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Analysis: Berlusconi trial exposes legal flaws

By Paula Newton, CNN
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Berlusconi fraud case delayed
  • Silvio Berlusconi is accused of not paying $45M in taxes for his media company, Mediaset, from 2000 to 2003
  • Berlusconi's lawyers confirm that for crucial parts of trial, the prime minister will show up
  • PM says a law would throw out at least two cases against him if not wrapped up within six years
  • Critics say this could mean more than 100,000 criminal cases could be thrown out

Rome, Italy (CNN) -- With his signature showmanship and swagger, Silvio Berlusconi opened a U.N. Food summit in Rome just as judges were reopening a tax fraud trial against him in Milan.

While the Italian prime minister seemed unburdened by the legal problems facing him, efforts behind the scenes are in full gear.

Within a few hours of the trial resuming, judges agreed with Berlusconi's lawyers that their client, who is accused of not paying $45 million in taxes for his media company, Mediaset, from 2000 to 2003, would have a short reprieve.

Material witnesses and evidence will not be heard until next January. But the real surprise came when Berlusconi's lawyers confirmed that for crucial bits of the trial, the prime minister will show up.

But what happens before that could make all the difference. Berlusconi has once again proposed a law that would throw out at least two of the charges against him by extinguishing all cases in Italy not wrapped up within six years.

Judges warn it is irresponsible because more than 100,000 criminal cases could be thrown out.

"Many proceedings also for serious crimes will end, as in bribery, for example, stolen goods, manslaughter, for fraud, tax evasion will be eliminated forever." says Elizabetta Maria Cesqui of the Italian Magistrate's Board.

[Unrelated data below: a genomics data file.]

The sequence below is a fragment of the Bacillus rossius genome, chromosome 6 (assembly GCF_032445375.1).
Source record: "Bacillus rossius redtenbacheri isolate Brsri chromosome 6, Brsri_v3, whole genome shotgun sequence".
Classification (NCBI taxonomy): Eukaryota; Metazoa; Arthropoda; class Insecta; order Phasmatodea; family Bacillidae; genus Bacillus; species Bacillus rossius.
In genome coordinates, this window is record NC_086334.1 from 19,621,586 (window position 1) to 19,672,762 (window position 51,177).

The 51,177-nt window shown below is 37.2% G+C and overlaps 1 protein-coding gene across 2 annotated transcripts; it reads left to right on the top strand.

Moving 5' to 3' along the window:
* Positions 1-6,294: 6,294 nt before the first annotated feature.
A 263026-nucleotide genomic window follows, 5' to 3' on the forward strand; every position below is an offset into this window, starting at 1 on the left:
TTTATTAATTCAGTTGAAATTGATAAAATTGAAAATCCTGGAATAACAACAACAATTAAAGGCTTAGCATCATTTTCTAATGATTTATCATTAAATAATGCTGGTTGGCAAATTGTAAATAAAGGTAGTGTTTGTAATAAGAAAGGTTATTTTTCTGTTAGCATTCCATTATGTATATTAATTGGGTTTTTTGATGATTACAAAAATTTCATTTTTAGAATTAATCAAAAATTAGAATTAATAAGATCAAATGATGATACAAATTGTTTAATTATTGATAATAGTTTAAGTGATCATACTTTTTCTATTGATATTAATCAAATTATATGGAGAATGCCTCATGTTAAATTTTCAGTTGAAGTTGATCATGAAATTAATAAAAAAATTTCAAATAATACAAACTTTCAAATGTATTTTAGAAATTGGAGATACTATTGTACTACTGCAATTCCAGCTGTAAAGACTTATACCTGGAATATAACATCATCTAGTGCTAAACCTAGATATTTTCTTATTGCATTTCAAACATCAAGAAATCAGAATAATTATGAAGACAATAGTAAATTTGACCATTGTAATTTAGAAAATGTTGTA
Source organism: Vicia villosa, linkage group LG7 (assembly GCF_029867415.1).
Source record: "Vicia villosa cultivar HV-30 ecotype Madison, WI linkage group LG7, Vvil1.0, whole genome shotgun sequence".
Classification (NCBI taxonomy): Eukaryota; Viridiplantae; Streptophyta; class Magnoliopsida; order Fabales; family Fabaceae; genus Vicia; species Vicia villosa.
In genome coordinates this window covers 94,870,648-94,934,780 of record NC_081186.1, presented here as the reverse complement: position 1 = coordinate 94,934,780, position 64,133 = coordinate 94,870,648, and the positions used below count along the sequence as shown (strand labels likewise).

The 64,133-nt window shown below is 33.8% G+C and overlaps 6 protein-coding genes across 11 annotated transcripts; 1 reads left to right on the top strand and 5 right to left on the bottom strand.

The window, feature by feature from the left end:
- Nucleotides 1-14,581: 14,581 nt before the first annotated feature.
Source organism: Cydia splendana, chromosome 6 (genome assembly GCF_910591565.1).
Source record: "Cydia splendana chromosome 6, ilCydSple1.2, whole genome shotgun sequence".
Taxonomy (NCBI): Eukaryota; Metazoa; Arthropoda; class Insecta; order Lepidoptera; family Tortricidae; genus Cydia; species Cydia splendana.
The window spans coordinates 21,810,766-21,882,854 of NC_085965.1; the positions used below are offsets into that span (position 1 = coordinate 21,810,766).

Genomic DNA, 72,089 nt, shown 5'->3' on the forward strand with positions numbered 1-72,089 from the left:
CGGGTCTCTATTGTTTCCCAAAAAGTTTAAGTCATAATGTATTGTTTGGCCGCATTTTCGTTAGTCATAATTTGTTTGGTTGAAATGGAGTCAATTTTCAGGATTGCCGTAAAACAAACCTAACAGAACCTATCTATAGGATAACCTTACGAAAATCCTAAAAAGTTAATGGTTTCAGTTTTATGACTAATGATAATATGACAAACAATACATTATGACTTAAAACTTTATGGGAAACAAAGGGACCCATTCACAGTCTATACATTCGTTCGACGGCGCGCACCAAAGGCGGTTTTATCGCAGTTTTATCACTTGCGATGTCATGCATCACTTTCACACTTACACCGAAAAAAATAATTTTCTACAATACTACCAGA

"Guilty people will be free." she adds. "It's impossible; it is against the fundamental principles of the judiciary in criminal matters, it's impossible to have a law for one person."

But even many magistrates agree judicial reform in Italy is needed. Berlusconi's legal proposals have touched a nerve with some Italians who agree with him that justice delayed should be justice denied.

Outside one Italian courthouse in Rome we found Guiseppe Cittavitta, a man who says the legal system is an outrage. Cittavitta claims his case has been ongoing for nine years with no resolution.

"There is presumption of guilt here and then it's up to you to prove otherwise." he says.

But others we spoke to told us even if Italy's judiciary needs reforming, it should not be a "one-man show."

Berlusconi remains defiant, describing himself last month as the most persecuted Italian man of all time. He denies any wrongdoing and claims he is on trial for political reasons and he accuses magistrates of being "communist bullies."

Franco Pavoncello, the President of John Cabot University in Rome and an experienced political observer echoes the frustrations of many Italians.

"There is in the public opinion a sensation of fatigue, a sensation of saying well, I mean how long are we going go with this. Are we going to spend our next 30 years discussing the personal problems of a man?" he says.

How long Berlusconi's legal trouble preoccupies Italy remains an open question. Berlusconi's enemies realize that since the prime minister is no longer immune from prosecution, it is open season on him: Berlusconi is fair game. Another indictment could be just weeks away and yet another trial against him for tax evasion opens in 10 days.